Itâs always been a part of my, even before music. Like I said, Iâve never been in a band, so I never just hung out in a garage and jammed. I went to school for theater to be a lighting designer and director for theater. Thatâs what I ended up getting my degree in and thatâs sort of how I was taught to make art. The directing process is like the academic process, itâs a lot of library work and research to develop a thesis. Itâs pounding knowledge into your brain.
For making a record I approach it kind of the same way, academically. I need a thesis for the album, before I make the album. I need to develop the language of the album, before I make the album. Even when I write songs itâs sort of like an argument. I start with a thesis and thatâs the point and I have to use evidence to support that point. Sometimes I use evidence from my personal life and emotions and sometimes thereâs situations where I use pieces of history as literal evidence or reference points. The thing thatâs always exciting to me about learning about history is the context that it gives to my own life and the focus and scope it gives to my place in history. Thatâs sort of an overarching theme in all of my work, is your place in the universe and your place in time. I think it ties it all together pretty neatly.
Itâs interesting that you approach your albums so methodically, constructing the language and concepts in advance. Youâre also known for your freestyling, and obviously you donât have hours to sit around and work on it. Do you approach that differently?
Completely. The way that I often describe it is that they are both like a painterâs medium. Freestyle is like abstract expressionism. Itâs like Jackson Pollock. Whereas the way that I write my songs is pointillism. Itâs Chuck Close. Itâs photo realism. Itâs just really minutia and detailed oriented.
Iâll pour over two sentences for a year. Like I wrote the song "The Wondersmith and His Sons" in a week and the last two lines took me almost two years. I couldnât figure out how I wanted to end the story and figure out the language and it just wasnât coming. It has to be just right. Whereas the freestyle is just cut your guys open and let it all fall out. Both have merit and have a leg to stand on, but itâs fun to exercise both parts of my brain.
Iâm starting to incorporate more elements of my freestyle into my recorded tracks. Iâm hoping to do like a shaped freestyle, the way that Jay-Z or Lilâ Wayne writes. They freestyle but they go back and the tweak things. That has proven to be a lot of fun. Especially because the language of the next album is a much more casual language. Where as Pomegranate was a super heightened literary language and it was sort of stepped down for This is Our Science. This next record is really slang driven and so itâll kind of lend itself to that process and shape. Ultimately, I might freestyle to get an idea but Iâll still sit there and tweak and move things around for hours.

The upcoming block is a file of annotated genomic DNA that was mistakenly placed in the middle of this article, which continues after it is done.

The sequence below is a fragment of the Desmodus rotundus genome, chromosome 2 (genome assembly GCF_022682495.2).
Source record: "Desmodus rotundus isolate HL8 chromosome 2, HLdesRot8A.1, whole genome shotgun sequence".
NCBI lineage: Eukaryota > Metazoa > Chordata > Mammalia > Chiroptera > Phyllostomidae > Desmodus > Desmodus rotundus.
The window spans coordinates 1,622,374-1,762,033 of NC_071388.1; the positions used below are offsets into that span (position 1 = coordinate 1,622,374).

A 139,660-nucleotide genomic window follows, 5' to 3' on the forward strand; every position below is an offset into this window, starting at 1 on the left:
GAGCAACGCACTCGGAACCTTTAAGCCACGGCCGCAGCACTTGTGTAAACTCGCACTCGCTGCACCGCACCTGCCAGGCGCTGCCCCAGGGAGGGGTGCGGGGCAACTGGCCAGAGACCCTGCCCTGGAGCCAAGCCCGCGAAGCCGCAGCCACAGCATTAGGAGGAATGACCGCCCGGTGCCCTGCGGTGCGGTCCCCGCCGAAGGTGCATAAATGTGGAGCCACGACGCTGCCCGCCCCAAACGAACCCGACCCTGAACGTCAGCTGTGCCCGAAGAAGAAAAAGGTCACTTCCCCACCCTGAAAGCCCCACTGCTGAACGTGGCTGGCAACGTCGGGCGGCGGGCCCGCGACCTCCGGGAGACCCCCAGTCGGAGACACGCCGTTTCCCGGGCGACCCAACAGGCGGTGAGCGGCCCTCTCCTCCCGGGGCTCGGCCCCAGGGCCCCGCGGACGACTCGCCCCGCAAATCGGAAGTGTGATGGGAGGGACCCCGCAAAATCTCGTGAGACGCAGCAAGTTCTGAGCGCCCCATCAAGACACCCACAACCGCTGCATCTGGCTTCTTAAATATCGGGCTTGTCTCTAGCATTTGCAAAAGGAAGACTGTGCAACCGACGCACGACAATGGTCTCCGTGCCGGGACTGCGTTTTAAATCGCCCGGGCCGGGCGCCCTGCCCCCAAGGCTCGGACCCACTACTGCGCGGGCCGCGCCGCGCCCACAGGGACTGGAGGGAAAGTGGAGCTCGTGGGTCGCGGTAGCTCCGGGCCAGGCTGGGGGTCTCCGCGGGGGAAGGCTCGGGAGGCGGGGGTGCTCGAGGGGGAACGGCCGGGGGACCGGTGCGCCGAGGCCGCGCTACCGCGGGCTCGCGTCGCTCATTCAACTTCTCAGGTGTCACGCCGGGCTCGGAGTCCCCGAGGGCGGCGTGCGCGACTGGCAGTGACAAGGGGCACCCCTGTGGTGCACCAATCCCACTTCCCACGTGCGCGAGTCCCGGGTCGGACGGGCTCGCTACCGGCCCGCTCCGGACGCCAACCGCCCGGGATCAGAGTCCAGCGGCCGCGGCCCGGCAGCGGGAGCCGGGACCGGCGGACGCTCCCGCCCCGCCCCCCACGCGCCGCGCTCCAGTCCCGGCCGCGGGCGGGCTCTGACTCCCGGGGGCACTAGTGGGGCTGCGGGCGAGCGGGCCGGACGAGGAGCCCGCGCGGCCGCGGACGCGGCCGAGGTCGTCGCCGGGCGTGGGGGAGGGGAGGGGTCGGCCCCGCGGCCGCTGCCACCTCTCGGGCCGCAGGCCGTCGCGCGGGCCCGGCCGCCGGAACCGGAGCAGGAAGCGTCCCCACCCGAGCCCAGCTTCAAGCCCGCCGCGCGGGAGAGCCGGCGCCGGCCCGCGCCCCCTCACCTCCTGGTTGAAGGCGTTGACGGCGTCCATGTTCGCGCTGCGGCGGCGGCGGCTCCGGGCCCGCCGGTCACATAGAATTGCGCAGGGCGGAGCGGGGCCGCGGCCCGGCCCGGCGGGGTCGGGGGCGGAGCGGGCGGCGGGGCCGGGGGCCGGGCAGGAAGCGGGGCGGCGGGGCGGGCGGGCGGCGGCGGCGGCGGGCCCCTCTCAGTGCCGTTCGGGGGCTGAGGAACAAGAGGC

You mention Lilâ Wayne and Jay-Z and even though youâre an underground artist youâve expressed enjoyment and admiration for certain larger, commercial artists. Has that ever surprised people or do you ever have a need to explain it?
I think people are often surprised by it. Fans often listen to indie music as sort of a dogma. As much as itâs a musical choice, itâs a political choice. What I think they donât often understand is that all of my friends who are indie musicians listen to pop music. We listen to indie music too. We listen to tons of weird stuff all over the place, but we all listen to Young Jeezy.
For me, part of it is nostalgia. I grew up listening to gangster rap, I love it. Part of it is technical stuff. Ludacris and Eminem are amazing tacticians. Part of it is, there is something to be learned from pop music. For me, my content isnât poppy but my focus on chorus and hooks is definitely poppy. My influencesâ¦even growing up because I listened to The Clash and The Buzzcocks, which is super chorus driven. Like I donât listen to Lady Gaga, but I feel you can learn a lot by listening to "Poker Face" because that song is six choruses. I have a hard time writing one chorus and she just knocked out six really catchy choruses and was like, "Thatâs my song," and Iâm like, "You son of a bitch." (Laughs) Itâs so fucking impressive. I donât own a copy of it. I donât listen to it regularly but when I first heard it, I just felt like, "Wow, thatâs amazing." So, thereâs stuff to be learned from it. I feel like artists who completely ignore pop music, I feel their naive and theyâre doomed to fail. Itâs important to learn from every aspect of our medium. You should research. You should work. Thereâs something to be learned from all of it.
Before we wrap out, is there anything you want to include or throw out?
If anyone out here has access to the German drink Club Mate soda and can bring it to any of my shows, at any time ever, Iâll get you on the guest list for free. Alright, thank you.